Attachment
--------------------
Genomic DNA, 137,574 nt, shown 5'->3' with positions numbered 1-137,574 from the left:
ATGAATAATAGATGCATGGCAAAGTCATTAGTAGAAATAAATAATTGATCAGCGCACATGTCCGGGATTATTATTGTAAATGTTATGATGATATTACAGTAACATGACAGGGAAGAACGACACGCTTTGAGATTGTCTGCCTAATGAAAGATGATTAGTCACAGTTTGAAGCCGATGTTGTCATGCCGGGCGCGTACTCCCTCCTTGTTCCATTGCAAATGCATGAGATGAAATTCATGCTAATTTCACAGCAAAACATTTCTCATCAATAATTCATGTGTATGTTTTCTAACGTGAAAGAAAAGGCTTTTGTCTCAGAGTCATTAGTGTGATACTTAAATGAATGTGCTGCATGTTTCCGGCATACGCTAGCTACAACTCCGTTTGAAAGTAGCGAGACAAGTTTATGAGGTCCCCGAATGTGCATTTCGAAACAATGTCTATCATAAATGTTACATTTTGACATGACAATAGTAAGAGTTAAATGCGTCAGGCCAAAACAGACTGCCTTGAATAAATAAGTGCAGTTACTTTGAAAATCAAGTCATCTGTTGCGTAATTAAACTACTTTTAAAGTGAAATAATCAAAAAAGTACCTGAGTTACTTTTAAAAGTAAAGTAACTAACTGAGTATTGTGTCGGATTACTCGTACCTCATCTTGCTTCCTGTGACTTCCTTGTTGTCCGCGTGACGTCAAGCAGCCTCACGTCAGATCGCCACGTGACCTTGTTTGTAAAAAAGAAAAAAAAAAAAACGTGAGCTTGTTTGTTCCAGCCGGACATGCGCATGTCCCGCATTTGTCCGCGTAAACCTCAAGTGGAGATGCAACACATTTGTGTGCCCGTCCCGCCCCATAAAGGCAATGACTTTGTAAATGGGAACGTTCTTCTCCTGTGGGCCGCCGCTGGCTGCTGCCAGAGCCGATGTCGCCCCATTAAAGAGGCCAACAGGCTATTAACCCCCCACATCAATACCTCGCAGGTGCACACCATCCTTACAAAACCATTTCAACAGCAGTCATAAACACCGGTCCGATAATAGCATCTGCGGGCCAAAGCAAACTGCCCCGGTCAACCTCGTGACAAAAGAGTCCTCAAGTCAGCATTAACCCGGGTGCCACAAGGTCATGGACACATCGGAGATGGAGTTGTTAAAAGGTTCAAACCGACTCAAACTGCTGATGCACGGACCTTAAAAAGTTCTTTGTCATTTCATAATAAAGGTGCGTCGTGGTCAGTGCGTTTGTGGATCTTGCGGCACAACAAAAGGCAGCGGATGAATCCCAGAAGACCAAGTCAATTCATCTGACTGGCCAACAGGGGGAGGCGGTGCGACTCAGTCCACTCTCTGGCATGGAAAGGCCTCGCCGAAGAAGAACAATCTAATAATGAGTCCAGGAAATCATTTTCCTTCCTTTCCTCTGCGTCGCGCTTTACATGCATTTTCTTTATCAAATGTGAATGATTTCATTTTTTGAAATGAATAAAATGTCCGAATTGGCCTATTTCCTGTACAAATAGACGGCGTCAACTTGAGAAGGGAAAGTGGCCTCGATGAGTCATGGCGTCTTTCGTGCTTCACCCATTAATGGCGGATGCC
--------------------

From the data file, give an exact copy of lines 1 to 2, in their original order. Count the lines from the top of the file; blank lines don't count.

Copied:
Genomic DNA, 137,574 nt, shown 5'->3' with positions numbered 1-137,574 from the left:
ATGAATAATAGATGCATGGCAAAGTCATTAGTAGAAATAAATAATTGATCAGCGCACATGTCCGGGATTATTATTGTAAATGTTATGATGATATTACAGTAACATGACAGGGAAGAACGACACGCTTTGAGATTGTCTGCCTAATGAAAGATGATTAGTCACAGTTTGAAGCCGATGTTGTCATGCCGGGCGCGTACTCCCTCCTTGTTCCATTGCAAATGCATGAGATGAAATTCATGCTAATTTCACAGCAAAACATTTCTCATCAATAATTCATGTGTATGTTTTCTAACGTGAAAGAAAAGGCTTTTGTCTCAGAGTCATTAGTGTGATACTTAAATGAATGTGCTGCATGTTTCCGGCATACGCTAGCTACAACTCCGTTTGAAAGTAGCGAGACAAGTTTATGAGGTCCCCGAATGTGCATTTCGAAACAATGTCTATCATAAATGTTACATTTTGACATGACAATAGTAAGAGTTAAATGCGTCAGGCCAAAACAGACTGCCTTGAATAAATAAGTGCAGTTACTTTGAAAATCAAGTCATCTGTTGCGTAATTAAACTACTTTTAAAGTGAAATAATCAAAAAAGTACCTGAGTTACTTTTAAAAGTAAAGTAACTAACTGAGTATTGTGTCGGATTACTCGTACCTCATCTTGCTTCCTGTGACTTCCTTGTTGTCCGCGTGACGTCAAGCAGCCTCACGTCAGATCGCCACGTGACCTTGTTTGTAAAAAAGAAAAAAAAAAAAACGTGAGCTTGTTTGTTCCAGCCGGACATGCGCATGTCCCGCATTTGTCCGCGTAAACCTCAAGTGGAGATGCAACACATTTGTGTGCCCGTCCCGCCCCATAAAGGCAATGACTTTGTAAATGGGAACGTTCTTCTCCTGTGGGCCGCCGCTGGCTGCTGCCAGAGCCGATGTCGCCCCATTAAAGAGGCCAACAGGCTATTAACCCCCCACATCAATACCTCGCAGGTGCACACCATCCTTACAAAACCATTTCAACAGCAGTCATAAACACCGGTCCGATAATAGCATCTGCGGGCCAAAGCAAACTGCCCCGGTCAACCTCGTGACAAAAGAGTCCTCAAGTCAGCATTAACCCGGGTGCCACAAGGTCATGGACACATCGGAGATGGAGTTGTTAAAAGGTTCAAACCGACTCAAACTGCTGATGCACGGACCTTAAAAAGTTCTTTGTCATTTCATAATAAAGGTGCGTCGTGGTCAGTGCGTTTGTGGATCTTGCGGCACAACAAAAGGCAGCGGATGAATCCCAGAAGACCAAGTCAATTCATCTGACTGGCCAACAGGGGGAGGCGGTGCGACTCAGTCCACTCTCTGGCATGGAAAGGCCTCGCCGAAGAAGAACAATCTAATAATGAGTCCAGGAAATCATTTTCCTTCCTTTCCTCTGCGTCGCGCTTTACATGCATTTTCTTTATCAAATGTGAATGATTTCATTTTTTGAAATGAATAAAATGTCCGAATTGGCCTATTTCCTGTACAAATAGACGGCGTCAACTTGAGAAGGGAAAGTGGCCTCGATGAGTCATGGCGTCTTTCGTGCTTCACCCATTAATGGCGGATGCC